Skip directly to content
Browse by:
  • Tuesday, September 28, 2010
    David Simon, Creator of "The Wire," Named a 2010 MacArthur Fellow

    Congratulations to David Simon, who has just been named a MacArthur Fellow. Simon, the creator of such acclaimed television series as The Wire (to which Nonesuch released the official soundtracks in 2008) and Treme, was among the 23 new MacArthur Fellows for 2010 named earlier today by the John D. and Catherine T. MacArthur Foundation. This year's class includes, in addition to Simon, a stone carver, a quantum astrophysicist, a jazz pianist, a high school physics teacher, a marine biologist, a theater director, an American historian, a fiction writer, an economist, and a computer security scientist. All were selected for their creativity, originality, and potential to make important contributions in the future.

    The recipients just learned, through a phone call out of the blue from the Foundation, that they will each receive $500,000 in “no strings attached” support over the next five years. MacArthur Fellowships, often referred to as "Genius" grants, come without stipulations and reporting requirements and offer Fellows unprecedented freedom and opportunity to reflect, create, and explore. Soprano Dawn Upshaw was named a Fellow in 2007.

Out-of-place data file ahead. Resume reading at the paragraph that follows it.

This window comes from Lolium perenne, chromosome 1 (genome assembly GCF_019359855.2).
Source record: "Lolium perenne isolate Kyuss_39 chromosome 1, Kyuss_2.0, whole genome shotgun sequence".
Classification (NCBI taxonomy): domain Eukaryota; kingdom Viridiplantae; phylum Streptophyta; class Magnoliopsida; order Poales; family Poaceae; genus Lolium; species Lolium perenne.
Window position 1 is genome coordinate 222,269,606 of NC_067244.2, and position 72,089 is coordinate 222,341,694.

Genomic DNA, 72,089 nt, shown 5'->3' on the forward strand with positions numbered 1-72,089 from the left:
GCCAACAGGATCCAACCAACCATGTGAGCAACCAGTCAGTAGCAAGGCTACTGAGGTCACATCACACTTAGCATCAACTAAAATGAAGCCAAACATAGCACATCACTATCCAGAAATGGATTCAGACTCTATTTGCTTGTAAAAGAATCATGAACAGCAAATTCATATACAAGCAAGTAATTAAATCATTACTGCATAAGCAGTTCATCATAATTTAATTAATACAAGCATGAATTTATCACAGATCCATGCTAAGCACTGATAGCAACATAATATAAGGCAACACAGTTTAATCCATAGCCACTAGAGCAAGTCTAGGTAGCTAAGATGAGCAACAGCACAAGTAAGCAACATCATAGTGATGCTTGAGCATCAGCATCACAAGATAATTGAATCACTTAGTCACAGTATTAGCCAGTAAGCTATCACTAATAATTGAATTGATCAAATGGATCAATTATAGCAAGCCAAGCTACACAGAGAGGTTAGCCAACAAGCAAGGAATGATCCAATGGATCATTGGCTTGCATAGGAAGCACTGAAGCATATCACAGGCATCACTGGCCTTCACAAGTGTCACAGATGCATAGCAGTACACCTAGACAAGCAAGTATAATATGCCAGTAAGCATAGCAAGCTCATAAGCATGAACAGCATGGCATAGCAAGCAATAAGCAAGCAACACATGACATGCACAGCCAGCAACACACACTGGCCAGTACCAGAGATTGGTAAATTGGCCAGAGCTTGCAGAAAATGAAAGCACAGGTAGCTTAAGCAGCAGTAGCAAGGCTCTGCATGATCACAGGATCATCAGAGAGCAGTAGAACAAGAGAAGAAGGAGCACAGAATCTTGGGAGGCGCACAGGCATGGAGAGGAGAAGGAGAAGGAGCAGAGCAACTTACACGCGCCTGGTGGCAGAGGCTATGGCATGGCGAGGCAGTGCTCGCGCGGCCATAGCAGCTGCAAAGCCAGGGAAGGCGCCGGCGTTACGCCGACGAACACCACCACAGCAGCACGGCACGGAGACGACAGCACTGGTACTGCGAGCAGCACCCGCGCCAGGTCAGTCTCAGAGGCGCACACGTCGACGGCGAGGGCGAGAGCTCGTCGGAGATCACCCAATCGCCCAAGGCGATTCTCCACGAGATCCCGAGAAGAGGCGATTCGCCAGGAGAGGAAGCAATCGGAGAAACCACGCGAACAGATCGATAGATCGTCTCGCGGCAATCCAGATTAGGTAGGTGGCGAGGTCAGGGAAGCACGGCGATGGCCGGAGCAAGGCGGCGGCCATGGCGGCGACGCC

“This group of Fellows, along with the more than 800 who have come before, reflects the tremendous breadth of creativity among us,” said MacArthur President Robert Gallucci. “They are explorers and risk takers, contributing to their fields and to society in innovative, impactful ways. They provide us all with inspiration and hope for the future.”

    “There is something palpable about these new MacArthur Fellows, about their character as explorers and pioneers at the cutting edge. These are women and men improving, protecting, and making our world a better place for us all. This program was designed for such people—designed to provide an extra measure of freedom, visibility, and opportunity,” said Daniel J. Socolow, Director of the MacArthur Fellows Program.

    The inaugural class of MacArthur Fellows was named in 1981. Including this year’s Fellows, 828 people, ranging in age from 18 to 82 at the time of their selection, have been named MacArthur Fellows since the inception of the program 30 years ago.

    For more information, visit macfound.org.